It’s going to be very hard for the Buccaneers to trade cornerback Darrelle Revis.
The problem, as it usually is, is money. The contract Revis signed last year gives him $16 million per year. A season in to his relationship with the Bucs, the team that traded for him wanted him to take less.
Per a league source, Revis declined Tampa’s request to reduce his compensation. Which sparked the effort to trade him and the inevitable decision, if they can’t trade him, to cut him.
The source explains that Revis won’t take a pay cut to facilitate a trade. Really, why would he? If a team like the Browns would pay him $12 million in 2014 as part of a trade, they’d at least pay that much if they can get him without giving up a draft pick or a player or multiple of either.
So unless someone is willing to acquire the current contract as written via a trade with the Buccaneers, a trade won’t happen.
The next question becomes whether and to what extent another team would pay Revis above whatever the Buccaneers were willing to pay on a reduced deal. While it’s tampering for other teams to answer hypothetical questions, agents need to know what’s behind Door No. 2 before rejecting what’s behind Door No. 1. It’s safe to assume those conversations have occurred.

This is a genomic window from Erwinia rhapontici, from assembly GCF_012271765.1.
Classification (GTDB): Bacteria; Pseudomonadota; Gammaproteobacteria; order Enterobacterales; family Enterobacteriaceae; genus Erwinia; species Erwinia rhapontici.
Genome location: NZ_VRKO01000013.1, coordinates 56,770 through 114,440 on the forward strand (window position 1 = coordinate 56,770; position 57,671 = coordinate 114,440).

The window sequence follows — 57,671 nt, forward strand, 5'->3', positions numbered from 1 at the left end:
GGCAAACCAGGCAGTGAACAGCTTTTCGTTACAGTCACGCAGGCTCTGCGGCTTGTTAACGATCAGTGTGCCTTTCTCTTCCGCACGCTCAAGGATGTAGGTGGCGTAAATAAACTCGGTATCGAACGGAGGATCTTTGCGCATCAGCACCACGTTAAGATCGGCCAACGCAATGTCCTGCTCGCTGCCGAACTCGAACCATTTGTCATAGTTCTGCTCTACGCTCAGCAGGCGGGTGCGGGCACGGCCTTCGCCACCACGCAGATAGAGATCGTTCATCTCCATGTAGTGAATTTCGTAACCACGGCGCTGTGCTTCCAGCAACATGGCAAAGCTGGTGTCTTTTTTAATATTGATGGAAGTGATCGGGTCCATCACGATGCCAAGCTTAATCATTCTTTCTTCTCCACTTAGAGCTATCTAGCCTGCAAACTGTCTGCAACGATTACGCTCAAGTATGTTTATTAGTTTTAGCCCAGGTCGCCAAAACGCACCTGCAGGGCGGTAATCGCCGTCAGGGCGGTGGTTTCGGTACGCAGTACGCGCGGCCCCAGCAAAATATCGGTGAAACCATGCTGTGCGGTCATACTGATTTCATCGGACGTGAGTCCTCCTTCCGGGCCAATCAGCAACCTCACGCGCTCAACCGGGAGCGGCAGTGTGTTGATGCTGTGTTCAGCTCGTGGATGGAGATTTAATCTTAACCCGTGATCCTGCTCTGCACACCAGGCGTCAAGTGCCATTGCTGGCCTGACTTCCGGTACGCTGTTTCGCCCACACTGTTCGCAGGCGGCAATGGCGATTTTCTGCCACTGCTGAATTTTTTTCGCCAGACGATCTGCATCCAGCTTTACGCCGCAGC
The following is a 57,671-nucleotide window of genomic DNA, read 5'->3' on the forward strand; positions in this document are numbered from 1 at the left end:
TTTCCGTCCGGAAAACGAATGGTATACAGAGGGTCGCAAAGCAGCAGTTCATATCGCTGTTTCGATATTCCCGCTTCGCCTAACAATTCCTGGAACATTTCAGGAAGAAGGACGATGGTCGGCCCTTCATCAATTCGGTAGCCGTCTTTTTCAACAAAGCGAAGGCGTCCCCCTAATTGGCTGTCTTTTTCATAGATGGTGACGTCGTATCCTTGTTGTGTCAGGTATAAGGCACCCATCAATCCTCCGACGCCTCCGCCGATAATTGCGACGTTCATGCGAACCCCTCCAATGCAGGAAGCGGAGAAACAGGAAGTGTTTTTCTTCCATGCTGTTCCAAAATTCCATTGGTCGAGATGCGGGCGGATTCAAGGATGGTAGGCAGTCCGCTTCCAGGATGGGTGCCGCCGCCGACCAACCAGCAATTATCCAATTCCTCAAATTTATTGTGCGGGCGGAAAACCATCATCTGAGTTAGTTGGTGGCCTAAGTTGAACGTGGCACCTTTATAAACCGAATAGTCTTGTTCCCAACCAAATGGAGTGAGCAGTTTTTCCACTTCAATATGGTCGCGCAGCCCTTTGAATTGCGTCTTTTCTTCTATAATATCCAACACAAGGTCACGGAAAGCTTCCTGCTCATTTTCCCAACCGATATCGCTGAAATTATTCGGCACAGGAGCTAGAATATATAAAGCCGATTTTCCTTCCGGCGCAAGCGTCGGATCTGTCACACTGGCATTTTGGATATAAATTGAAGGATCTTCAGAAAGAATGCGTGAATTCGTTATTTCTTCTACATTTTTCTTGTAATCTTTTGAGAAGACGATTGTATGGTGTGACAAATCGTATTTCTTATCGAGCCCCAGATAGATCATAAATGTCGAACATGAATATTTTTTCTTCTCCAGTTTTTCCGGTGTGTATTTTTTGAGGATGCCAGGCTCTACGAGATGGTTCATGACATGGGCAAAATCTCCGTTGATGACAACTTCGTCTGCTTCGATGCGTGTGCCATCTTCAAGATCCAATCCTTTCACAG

There’s another dynamic to consider when it comes to employing Darrelle Revis. Teams prefer having a happy Darrelle Revis. If he believes he’s underpaid, he won’t be happy. And he will be considering his options, including but not limited to a holdout.
Even a happy Revis is something some teams may not want. He has a reputation, forged by a pair of holdouts in New York and the threat of another that prompted owner Woody Johnson to punt. Some teams don’t want the potential headache, even though the talent remains.
Our prediction? Revis will be cut, and he’ll sign for more than the Bucs wanted to pay. Keep an eye on contending teams with franchise quarterbacks, including but not limited to the Patriots, Broncos, and Falcons. For non-contenders, the only way to get Revis will be to trade for his contract, and hope that he’ll be happy.